Wednesday, April 23, 2014

A Shout Out to The Commons Book Club in Enid, Oklahoma

This is the most awesome gift a writer can receive in the mailbox. I received a note from a dear friend recently who informed me that her book club had selected Tiger Hunting for their second read.

"Dear Tracy, Did your ears burn the afternoon of March 19th? Your book, Tiger Hunting, was the subject of our second book club meeting... all agreed they enjoyed your writing, but had some questions..." 

As I am composing my letter in reply, I thought I'd share the answers.

Question #1: Could anyone ride a bicycle so far?

As someone who grew up in rural, western Kansas, I did spend many summer days riding bicycles with my cousins. The sanded roads were sometimes a challenge. More than once, I recall riding fast and losing control when hitting an unexpected sand ridge. One time, I actually spilled my bike and my cousin Dawn rode right over the top of me, the bike and all. There was about a quarter mile between our houses and who knows how many miles we tallied in a week, riding back and forth, up and down the hill. There was an Amish graveyard 3 miles west of our house and on a clear summer’s day, we would sometimes pack a picnic lunch and ride all the way there and back home again.

That said, until I moved to Emporia (as an adult in my 40s) I don’t think I would have ever thought to put a character on a bicycle and send her more than a couple of miles. In Emporia, however, I was introduced to a little event called the Dirty Kanza. This event started in 2006 with a handful of friends who thought it would be “fun” to challenge themselves to a 200 mile bicycle ride through the Flint Hills. The event has grown each year and is now considered one of the premier gravel bicycle races in the country, and maybe the world. I have gotten involved as a member of the farmers market, where I am the manager. Each year we have held a fundraiser the evening before the event where we feed these riders and their crews. More than 1,200 people are expected to ride this year. We have already received ticket orders for the fundraiser from as far away as Hong Kong and London. They have riders registered from 49 US States.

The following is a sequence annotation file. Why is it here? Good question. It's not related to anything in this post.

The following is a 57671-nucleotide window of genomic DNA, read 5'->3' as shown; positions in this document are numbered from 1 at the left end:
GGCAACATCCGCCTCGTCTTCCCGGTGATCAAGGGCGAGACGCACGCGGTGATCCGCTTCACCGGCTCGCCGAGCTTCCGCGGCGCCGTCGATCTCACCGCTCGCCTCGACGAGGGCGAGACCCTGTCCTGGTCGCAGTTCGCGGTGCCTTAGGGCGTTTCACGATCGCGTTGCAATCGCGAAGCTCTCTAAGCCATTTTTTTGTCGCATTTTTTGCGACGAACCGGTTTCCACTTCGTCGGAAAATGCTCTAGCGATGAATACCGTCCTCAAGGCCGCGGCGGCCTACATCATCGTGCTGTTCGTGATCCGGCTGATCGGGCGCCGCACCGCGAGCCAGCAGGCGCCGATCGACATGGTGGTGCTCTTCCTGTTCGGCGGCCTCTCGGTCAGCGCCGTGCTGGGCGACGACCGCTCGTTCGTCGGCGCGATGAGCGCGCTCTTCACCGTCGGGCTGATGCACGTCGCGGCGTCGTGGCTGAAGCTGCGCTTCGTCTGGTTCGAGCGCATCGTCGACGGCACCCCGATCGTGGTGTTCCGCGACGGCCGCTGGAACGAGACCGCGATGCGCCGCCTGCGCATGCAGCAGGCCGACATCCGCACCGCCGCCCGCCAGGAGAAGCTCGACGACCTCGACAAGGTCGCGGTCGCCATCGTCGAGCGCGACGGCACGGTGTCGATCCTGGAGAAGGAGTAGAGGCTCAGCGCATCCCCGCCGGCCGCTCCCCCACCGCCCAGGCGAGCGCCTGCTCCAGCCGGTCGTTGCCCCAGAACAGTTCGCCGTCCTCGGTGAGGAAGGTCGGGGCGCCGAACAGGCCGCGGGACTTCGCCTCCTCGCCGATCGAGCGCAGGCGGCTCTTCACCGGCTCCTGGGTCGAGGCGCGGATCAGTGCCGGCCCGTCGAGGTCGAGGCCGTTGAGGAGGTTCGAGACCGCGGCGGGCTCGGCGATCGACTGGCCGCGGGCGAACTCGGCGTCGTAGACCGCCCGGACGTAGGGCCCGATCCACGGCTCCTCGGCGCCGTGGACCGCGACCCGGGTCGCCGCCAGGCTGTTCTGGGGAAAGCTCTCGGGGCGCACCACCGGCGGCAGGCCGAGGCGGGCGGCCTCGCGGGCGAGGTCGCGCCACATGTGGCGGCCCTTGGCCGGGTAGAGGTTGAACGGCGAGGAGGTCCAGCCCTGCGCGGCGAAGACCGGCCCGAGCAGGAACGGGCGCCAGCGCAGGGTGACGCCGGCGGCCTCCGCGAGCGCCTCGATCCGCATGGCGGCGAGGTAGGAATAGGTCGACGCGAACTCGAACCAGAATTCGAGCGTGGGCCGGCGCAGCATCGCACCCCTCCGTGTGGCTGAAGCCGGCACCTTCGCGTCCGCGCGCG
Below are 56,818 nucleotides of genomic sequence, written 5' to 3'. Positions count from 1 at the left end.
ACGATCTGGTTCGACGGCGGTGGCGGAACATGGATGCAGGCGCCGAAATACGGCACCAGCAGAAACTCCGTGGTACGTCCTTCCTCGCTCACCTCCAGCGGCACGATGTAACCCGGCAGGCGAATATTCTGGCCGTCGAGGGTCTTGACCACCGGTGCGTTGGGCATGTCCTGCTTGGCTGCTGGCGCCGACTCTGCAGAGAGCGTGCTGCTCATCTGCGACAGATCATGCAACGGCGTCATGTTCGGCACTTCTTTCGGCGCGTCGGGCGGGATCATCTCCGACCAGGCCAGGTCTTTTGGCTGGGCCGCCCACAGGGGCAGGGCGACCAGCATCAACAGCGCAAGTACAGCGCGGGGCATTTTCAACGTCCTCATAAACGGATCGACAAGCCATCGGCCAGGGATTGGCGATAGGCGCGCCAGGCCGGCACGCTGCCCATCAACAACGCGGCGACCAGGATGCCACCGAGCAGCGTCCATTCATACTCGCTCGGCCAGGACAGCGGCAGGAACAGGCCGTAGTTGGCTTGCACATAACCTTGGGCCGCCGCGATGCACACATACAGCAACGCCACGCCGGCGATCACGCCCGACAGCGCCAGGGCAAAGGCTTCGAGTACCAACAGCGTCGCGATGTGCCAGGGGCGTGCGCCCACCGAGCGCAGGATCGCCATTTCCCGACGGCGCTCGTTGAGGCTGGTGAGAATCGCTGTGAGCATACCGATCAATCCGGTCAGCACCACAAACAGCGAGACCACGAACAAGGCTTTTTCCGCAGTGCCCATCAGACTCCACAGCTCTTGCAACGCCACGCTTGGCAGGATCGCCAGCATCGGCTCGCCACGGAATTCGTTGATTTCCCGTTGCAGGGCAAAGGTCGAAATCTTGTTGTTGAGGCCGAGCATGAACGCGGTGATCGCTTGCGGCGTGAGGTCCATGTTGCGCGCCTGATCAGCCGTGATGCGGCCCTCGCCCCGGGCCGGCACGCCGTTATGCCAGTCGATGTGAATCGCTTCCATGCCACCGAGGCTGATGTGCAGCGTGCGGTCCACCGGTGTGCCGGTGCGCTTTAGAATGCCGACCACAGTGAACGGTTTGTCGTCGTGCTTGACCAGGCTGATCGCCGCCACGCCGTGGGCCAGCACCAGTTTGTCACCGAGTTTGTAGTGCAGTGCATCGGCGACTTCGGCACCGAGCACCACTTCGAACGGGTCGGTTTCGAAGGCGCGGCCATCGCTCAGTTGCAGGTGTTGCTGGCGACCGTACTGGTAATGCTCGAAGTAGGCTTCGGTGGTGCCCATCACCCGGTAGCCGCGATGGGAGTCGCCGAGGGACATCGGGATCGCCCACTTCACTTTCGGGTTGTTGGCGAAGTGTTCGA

So I guess Jeni’s bicycle ride in Tiger Hunting, though she was inadequately prepared, was inspired by the memory of summer childhood bike rides with my cousins, and the amazing treks I’ve witnessed here in the Flint Hills as an adult. 

Is it possible to ride as far as Jeni rode? Absolutely. 

Can I ride that far? Probably not. My husband has been undertaking 50 mile regularly, however. In fact, he and my daughter plan to participate in the Cottonwood 200 on Memorial Day weekend, which is a three-day, paved road ride from Topeka to the little town of Cottonwood Falls and back up again. 

It may sound crazy, but it’s true. 

It wasn’t a terribly warm day for May, but the sweat ran down my face in rivulets, the salt started to sting my eyes.
“Turn around now,” the voice inside my head said.
“Keep riding,” another voice argued, more persuasively.
I pedaled and pedaled. The more the muscles in my legs protested, the harder I pushed myself. I covered mile after mile, until I began to consider that the tiger hunters were probably still out this direction. The thought of a potential run-in with Joe was more than I could handle. We’d been a few miles east of the highway last night when we had heard the tiger roar, so when I reached the next dirt road, I steered my bicycle to the right.

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